While this post was written for the marketing agency pro, most of its recommendations are good for any time-strapped marketer.
As an agency-side marketer, chances are that you spend far more time whipping up assets and planning campaigns for your clients than you do creating anything for your own company.
But you, of all people, know how important it is to get (and keep) good prospects in the pipeline. We’ve collected a few ways you can leverage a channel or a technology to boost your own marketing efforts without taking too much time away from your clients.
Social can be a black hole, so you need to be very selective. Pick out the two or three social channels that will give you circulation and presence with your current and potential clients. Don’t get distracted by the shiniest new thing – unless your clients and potential clients are there in strength. You’re far better off doing a thorough job in two channels than having a thin presence in five.
LinkedIn. VentureBeat recently identified LinkedIn as the best place for lead intelligence. It’s a good place for agencies; there are plenty of groups and forums with very targeted interests, which are frequented by both professionals and ordinary buyers looking for solutions. You can probably find at least one group that’s aligned with your agency’s strengths, which means your proven expertise could make you a respected contributor. Commenting on others’ posts on LinkedIn can offer good exposure with a long shelf life, and is less work than starting your own threads. Respond substantively and thoughtfully to the topic or issue; don’t sell yourself or your agency, and don’t offer links. You’re looking to demonstrate credibility, which will organically drive respect and interest over time. If you’re there, people can (and will) find you when they decide it’s time to turn to you for help solving a problem.
Celebrate your clients’ wins, even if their victories aren’t connected to one of your campaigns. If and when it’s appropriate, take out your phone, snap a picture, and post in social media with a shout-out to your client. It’s quick, it’s easy, and if your client is active in social media, they will appreciate it.
Use content marketing
Create it. You’re going to require fresh content from time to time; you need it for your own marketing, and you need it to set an example for your clients as well as keeping your own growth going. Look for tools that make it easy, such as Infogr.am or Piktochart to create infographics that are easy to share.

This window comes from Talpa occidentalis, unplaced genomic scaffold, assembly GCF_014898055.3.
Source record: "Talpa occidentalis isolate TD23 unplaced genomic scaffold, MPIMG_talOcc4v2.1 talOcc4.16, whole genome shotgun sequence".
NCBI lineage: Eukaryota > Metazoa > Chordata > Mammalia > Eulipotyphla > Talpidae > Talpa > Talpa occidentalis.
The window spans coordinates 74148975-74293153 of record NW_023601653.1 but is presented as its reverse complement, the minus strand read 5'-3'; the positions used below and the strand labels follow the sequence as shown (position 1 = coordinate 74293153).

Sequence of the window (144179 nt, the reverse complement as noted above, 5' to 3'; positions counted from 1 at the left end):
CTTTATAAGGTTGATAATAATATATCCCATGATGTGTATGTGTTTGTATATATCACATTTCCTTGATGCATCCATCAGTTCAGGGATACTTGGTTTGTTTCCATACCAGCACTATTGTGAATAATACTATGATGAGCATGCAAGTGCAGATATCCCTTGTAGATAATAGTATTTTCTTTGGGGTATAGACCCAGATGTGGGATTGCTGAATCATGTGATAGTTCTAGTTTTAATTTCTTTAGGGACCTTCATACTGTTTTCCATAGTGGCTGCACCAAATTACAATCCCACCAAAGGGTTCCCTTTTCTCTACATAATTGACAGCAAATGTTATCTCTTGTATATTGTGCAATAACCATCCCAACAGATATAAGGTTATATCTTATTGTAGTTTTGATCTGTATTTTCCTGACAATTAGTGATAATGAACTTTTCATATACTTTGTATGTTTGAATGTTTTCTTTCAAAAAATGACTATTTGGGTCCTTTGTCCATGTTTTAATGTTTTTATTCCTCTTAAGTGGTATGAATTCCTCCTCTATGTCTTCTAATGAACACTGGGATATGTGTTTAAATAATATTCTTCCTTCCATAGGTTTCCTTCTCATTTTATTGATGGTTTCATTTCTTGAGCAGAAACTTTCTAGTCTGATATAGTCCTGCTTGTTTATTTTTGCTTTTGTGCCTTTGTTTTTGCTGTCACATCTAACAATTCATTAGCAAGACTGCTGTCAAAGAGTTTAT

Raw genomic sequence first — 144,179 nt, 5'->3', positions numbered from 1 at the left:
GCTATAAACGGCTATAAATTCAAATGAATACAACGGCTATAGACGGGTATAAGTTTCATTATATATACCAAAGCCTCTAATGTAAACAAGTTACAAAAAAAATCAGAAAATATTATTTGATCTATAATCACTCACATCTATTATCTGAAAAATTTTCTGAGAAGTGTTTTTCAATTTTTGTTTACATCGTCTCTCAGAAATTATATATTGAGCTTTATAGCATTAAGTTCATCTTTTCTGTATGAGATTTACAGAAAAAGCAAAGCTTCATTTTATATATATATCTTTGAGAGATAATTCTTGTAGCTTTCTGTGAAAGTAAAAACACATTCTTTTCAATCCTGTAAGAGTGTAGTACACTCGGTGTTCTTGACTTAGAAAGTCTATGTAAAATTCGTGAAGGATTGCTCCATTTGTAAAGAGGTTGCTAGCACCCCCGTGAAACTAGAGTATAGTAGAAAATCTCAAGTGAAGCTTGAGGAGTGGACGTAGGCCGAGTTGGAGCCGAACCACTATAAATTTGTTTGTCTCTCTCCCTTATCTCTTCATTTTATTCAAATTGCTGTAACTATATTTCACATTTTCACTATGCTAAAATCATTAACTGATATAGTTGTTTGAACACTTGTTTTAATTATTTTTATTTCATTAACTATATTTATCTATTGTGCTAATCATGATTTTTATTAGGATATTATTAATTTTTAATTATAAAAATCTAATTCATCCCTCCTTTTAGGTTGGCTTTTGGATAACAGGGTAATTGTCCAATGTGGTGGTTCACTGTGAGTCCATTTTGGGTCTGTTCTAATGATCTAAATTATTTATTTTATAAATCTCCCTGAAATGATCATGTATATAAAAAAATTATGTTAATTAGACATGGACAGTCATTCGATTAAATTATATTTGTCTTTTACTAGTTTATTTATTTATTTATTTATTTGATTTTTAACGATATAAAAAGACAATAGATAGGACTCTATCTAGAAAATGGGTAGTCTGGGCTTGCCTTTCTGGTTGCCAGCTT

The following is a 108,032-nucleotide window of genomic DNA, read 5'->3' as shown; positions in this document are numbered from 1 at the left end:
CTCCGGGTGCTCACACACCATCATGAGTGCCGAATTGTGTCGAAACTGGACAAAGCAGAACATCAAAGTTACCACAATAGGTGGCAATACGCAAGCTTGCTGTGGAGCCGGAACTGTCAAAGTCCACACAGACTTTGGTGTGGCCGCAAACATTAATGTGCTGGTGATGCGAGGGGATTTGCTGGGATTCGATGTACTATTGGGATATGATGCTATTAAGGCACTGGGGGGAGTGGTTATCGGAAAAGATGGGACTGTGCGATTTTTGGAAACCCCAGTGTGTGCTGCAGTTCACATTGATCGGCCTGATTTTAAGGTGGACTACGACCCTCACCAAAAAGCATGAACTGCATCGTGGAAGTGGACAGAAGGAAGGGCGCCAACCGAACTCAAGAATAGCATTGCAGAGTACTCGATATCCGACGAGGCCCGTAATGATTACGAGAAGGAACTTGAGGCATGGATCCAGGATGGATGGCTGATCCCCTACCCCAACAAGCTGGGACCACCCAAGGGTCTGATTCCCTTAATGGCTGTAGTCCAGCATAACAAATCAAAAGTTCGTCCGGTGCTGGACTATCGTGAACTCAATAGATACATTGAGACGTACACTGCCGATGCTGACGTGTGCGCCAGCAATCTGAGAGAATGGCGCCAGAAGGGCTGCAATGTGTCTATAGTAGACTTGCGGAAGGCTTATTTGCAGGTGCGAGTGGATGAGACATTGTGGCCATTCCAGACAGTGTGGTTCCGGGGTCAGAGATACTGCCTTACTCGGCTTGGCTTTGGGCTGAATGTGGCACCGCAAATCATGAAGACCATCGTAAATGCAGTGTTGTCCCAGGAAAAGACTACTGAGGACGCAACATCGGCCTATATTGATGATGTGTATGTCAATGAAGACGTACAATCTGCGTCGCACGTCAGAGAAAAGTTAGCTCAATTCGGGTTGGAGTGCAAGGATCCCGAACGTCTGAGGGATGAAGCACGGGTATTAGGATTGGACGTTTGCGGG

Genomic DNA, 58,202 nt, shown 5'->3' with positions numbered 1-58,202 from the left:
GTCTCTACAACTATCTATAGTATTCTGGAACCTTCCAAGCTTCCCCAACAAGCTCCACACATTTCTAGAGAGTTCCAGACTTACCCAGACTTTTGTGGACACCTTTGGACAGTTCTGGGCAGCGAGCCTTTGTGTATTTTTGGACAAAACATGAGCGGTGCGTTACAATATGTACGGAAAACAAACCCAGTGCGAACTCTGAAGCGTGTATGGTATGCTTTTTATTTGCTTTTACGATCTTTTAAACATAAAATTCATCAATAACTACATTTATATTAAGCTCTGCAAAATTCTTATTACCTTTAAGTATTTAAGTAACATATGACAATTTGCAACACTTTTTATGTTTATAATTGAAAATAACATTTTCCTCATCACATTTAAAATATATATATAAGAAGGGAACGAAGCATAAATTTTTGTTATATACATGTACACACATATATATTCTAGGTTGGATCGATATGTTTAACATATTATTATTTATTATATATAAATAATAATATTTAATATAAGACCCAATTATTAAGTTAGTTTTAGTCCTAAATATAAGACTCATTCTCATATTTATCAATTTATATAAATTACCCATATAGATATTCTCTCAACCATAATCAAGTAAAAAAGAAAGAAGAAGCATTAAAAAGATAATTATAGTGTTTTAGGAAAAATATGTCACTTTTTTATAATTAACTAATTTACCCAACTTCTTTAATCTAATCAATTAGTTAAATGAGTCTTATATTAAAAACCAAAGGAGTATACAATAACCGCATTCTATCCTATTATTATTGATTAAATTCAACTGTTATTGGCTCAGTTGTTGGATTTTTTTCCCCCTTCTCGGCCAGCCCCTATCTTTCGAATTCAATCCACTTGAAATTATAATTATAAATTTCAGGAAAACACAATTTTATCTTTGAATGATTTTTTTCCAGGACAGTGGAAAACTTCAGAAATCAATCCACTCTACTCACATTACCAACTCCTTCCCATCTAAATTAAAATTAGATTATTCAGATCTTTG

Look for assets that scale: that you can create once and use in multiple formats, or that scale as inbound marketing assets that work for you 24/7. Try making a fun quiz and post it on your website; these have a long lifespan and are quite shareable. There are companies that make it very easy, quick, and affordable with templates.
Consider recording a short webinar that offers your specialized expertise on topics your clients care about. Offer this webinar on-demand on your website, and socialize the offer to gain a little traffic. Bite-size webinars don’t take a lot of time to create, and prospects find them digestible. Turn the slides into an infographic, and/or a blog post.
Don’t write or research anything unless you can use your efforts in at least three ways (e.g. in a paper, a blog post, and a proposal).
Curate it. Collect snippets of excellent pieces of information (stats, graphics, quotes, tips, best practices, survey results) from credible and vendor-agnostic sources, then add your own insightful commentary. Don’t publish an entire article (that would be duplicate content, an SEO worst practice) but use a representative bit of the information, acknowledge the original source, and link to it. (By the way, if you find a curate-able bit of content on an aggregation site, look for the link to the original source material and then link to the original; don’t link to the aggregator.)
You can make your curated piece a blog post or infographic, and also put it into a PowerPoint which you can turn into a PowerPoint movie file. Post it on your website, send it out in an email campaign, and post it on SlideShare. This will connect your agency to relevant content and position you as a source for credible, useful information. SlideShare, by the way, is among the top 120 most-visited websites in the world and is a popular site for searchers, so your efforts here (creation or curation) can pay off handsomely.
Save time through automation; even small campaigns can yield big results